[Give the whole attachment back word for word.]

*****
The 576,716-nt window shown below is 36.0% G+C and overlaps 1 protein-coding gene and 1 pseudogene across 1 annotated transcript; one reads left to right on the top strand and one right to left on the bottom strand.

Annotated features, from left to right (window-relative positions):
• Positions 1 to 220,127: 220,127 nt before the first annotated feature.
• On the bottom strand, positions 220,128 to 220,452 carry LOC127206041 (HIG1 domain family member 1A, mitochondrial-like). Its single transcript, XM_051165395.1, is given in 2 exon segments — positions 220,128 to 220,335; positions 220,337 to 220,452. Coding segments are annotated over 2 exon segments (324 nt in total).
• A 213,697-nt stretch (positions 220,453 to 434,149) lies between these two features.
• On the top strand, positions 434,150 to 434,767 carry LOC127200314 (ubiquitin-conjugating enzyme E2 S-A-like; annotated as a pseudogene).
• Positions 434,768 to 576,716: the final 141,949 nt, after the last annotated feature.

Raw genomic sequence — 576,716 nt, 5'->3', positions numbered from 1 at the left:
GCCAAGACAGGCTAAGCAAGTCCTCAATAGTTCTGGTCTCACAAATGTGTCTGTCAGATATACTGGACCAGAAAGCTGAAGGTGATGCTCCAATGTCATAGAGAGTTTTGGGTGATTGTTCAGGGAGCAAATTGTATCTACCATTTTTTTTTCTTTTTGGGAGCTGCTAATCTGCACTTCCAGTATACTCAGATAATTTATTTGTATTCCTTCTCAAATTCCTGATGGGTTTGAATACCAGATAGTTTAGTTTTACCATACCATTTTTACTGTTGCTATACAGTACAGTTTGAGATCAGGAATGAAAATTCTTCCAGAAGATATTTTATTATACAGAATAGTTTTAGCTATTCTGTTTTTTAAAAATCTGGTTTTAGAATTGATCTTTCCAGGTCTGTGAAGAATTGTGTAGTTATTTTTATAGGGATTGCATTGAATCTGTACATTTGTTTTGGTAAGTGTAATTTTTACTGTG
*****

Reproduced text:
The 576,716-nt window shown below is 36.0% G+C and overlaps 1 protein-coding gene and 1 pseudogene across 1 annotated transcript; one reads left to right on the top strand and one right to left on the bottom strand.

Annotated features, from left to right (window-relative positions):
• Positions 1 to 220,127: 220,127 nt before the first annotated feature.
• On the bottom strand, positions 220,128 to 220,452 carry LOC127206041 (HIG1 domain family member 1A, mitochondrial-like). Its single transcript, XM_051165395.1, is given in 2 exon segments — positions 220,128 to 220,335; positions 220,337 to 220,452. Coding segments are annotated over 2 exon segments (324 nt in total).
• A 213,697-nt stretch (positions 220,453 to 434,149) lies between these two features.
• On the top strand, positions 434,150 to 434,767 carry LOC127200314 (ubiquitin-conjugating enzyme E2 S-A-like; annotated as a pseudogene).
• Positions 434,768 to 576,716: the final 141,949 nt, after the last annotated feature.

Raw genomic sequence — 576,716 nt, 5'->3', positions numbered from 1 at the left:
GCCAAGACAGGCTAAGCAAGTCCTCAATAGTTCTGGTCTCACAAATGTGTCTGTCAGATATACTGGACCAGAAAGCTGAAGGTGATGCTCCAATGTCATAGAGAGTTTTGGGTGATTGTTCAGGGAGCAAATTGTATCTACCATTTTTTTTTCTTTTTGGGAGCTGCTAATCTGCACTTCCAGTATACTCAGATAATTTATTTGTATTCCTTCTCAAATTCCTGATGGGTTTGAATACCAGATAGTTTAGTTTTACCATACCATTTTTACTGTTGCTATACAGTACAGTTTGAGATCAGGAATGAAAATTCTTCCAGAAGATATTTTATTATACAGAATAGTTTTAGCTATTCTGTTTTTTAAAAATCTGGTTTTAGAATTGATCTTTCCAGGTCTGTGAAGAATTGTGTAGTTATTTTTATAGGGATTGCATTGAATCTGTACATTTGTTTTGGTAAGTGTAATTTTTACTGTG